1985. The year of We Are The World. The year of more bullshit from Reagan and something grownups kept talking about I’d never heard before, something called Lebanon. The year Talking Heads released Little Creatures, in which David Byrne sang of a girl lying on the grass and floating through the air, of a perfect universe and a road to nowhere. The year I found out what a virgin was, thanks to Madonna.
This was the year that pop music was everything to me, and I used to call up my best friend on the telephone and bemoan Sunday nights, because they only led to Mondays, because Monday was when we had to return to the dreaded School. At nine years old, I knew nothing about getting to work late, or kissing Italian-named boys in my dreams, but I knew that Mondays sucked, and every week I came down with a case of them.
I stumbled into 1985 on the way back from a trip to southern California this weekend. My mind and heart and body were already reeling from the many-pronged assault of family baggage, the weight of Time and Mortality, the physical displeasure of sitting in cars on your days off and eating many fried things, and… Riverside County. We made it through LA and the rain started up again. The bumped and tarred veins of Highway 101 were slick and everything had that daytime-dark glow, when you know there’s sun behind the cloud but its light is filtered through the unseasonable condensation of this atmosphere: heavy with light.
Our state is beautiful. Hills like bleachers surround the car, the unusual greens plastered by the rains on the meadows contrasting with the deep gold of summer hay waiting for it to actually be summer. Black cows as freckles. Oaks to make a conquistador sigh with homesick. The ocean water is still beneath the rain water and the palm trees shake in the quiet storm’s path, defiant. One or two surfers defy it, too.
We stopped in Santa Barbara to surprise my dear friends and check out their amazing new record store in person. I am jealous in all the right ways, sitting on the floor of the stock room eating tacos and being thrilled at the physical realization of all the ways in which I always thought, “If I had a store, this is how I’d do it.” Good work, kids.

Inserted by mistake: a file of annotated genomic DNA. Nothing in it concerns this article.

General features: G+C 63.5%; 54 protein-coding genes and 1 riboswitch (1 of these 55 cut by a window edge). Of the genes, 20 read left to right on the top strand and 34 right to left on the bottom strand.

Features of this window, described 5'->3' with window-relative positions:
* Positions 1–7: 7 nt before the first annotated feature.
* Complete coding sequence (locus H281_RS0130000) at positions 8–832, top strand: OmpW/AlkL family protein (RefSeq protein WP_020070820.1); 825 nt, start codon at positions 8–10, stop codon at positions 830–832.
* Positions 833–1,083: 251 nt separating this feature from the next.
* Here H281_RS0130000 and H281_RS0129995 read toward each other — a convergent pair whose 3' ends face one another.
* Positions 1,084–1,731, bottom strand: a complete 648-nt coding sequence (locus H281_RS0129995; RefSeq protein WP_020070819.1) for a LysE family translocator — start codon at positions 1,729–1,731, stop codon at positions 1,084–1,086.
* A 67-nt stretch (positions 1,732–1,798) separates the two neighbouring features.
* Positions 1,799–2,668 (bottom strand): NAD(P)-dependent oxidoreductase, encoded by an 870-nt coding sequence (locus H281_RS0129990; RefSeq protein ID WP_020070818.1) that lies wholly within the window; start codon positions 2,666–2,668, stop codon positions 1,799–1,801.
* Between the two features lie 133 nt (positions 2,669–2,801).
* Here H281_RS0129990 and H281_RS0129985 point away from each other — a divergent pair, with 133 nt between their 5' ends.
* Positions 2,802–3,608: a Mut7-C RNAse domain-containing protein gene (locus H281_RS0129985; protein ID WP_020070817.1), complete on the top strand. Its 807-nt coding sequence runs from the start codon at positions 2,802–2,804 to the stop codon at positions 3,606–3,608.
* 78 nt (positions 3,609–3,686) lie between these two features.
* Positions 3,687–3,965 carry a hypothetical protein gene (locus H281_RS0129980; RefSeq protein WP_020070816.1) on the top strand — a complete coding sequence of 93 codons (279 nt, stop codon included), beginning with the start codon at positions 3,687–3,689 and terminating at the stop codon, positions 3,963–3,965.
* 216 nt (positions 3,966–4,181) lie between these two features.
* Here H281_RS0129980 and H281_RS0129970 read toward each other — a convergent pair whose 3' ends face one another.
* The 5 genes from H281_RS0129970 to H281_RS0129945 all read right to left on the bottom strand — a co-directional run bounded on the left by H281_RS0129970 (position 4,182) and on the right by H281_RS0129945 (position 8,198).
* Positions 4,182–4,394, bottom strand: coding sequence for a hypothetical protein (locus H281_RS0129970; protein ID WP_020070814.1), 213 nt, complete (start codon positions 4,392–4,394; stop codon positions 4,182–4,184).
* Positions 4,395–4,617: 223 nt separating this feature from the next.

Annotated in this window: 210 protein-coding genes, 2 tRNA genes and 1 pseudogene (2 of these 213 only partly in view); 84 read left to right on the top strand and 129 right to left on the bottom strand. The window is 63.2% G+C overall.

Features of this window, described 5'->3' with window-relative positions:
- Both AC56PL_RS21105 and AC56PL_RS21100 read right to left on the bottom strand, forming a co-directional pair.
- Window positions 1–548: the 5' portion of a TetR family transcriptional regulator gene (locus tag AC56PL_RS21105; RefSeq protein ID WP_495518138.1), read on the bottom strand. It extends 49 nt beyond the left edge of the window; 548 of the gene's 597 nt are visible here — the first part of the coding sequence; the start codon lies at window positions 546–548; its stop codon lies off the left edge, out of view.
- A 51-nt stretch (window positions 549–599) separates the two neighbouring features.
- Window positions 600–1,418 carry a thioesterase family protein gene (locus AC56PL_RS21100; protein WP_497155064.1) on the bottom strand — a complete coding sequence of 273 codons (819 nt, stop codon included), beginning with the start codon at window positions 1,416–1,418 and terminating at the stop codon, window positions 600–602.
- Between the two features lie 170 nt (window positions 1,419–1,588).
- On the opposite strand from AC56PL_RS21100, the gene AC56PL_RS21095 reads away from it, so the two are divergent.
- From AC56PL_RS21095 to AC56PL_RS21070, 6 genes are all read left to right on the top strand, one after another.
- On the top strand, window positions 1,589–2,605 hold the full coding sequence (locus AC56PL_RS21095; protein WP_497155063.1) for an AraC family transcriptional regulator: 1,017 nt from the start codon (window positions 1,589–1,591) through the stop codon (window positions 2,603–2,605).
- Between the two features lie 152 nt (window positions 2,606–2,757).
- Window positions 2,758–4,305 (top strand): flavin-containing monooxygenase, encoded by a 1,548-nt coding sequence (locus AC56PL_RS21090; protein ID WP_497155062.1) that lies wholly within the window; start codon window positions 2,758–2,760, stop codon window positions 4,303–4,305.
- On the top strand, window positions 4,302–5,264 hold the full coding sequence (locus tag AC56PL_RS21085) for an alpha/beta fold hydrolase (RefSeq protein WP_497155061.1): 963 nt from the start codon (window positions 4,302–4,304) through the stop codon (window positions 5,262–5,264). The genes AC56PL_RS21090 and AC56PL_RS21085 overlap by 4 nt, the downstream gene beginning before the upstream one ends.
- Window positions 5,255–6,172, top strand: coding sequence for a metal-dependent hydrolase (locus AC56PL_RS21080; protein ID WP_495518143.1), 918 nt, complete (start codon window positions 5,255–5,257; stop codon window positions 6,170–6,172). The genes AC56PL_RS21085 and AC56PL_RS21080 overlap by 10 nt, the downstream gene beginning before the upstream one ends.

The rain calmed and the lunch break was over and we had to get on the road again. Max remembered that we needed music for the car, thanks to a temper tantrum (only half-joking) I threw on the way out of town Friday when I realized I had forgotten my chosen stack of road trip CDs and Max, unaware of my very specific driving-music needs, had brought nothing but soft indie rock and West African guitar music.
“No,” I had explained, astounded that I even needed to clarify. “Road trip music should be music that I know the words to, music with a driving rock backbeat, with drums and bass, and preferably bar chords. White Americans with guitars, that’s what I need to start off a road trip. Later when the road gets blurry we can segue into the filmic African soundtrack, or ladies singing old-timey labor movement songs, but I want to sing along as I pull out of town.”
With this in mind, I chose a couple cassettes from the small selection on the back wall of the store, a dollar each because that’s how old we are now, and we pointed the car back onto the north-south path. The best options to fulfill my overly specific yet still vague demands were Little Creatures, by Talking Heads, and the Bangles album Different Light. Both were recorded in 1985.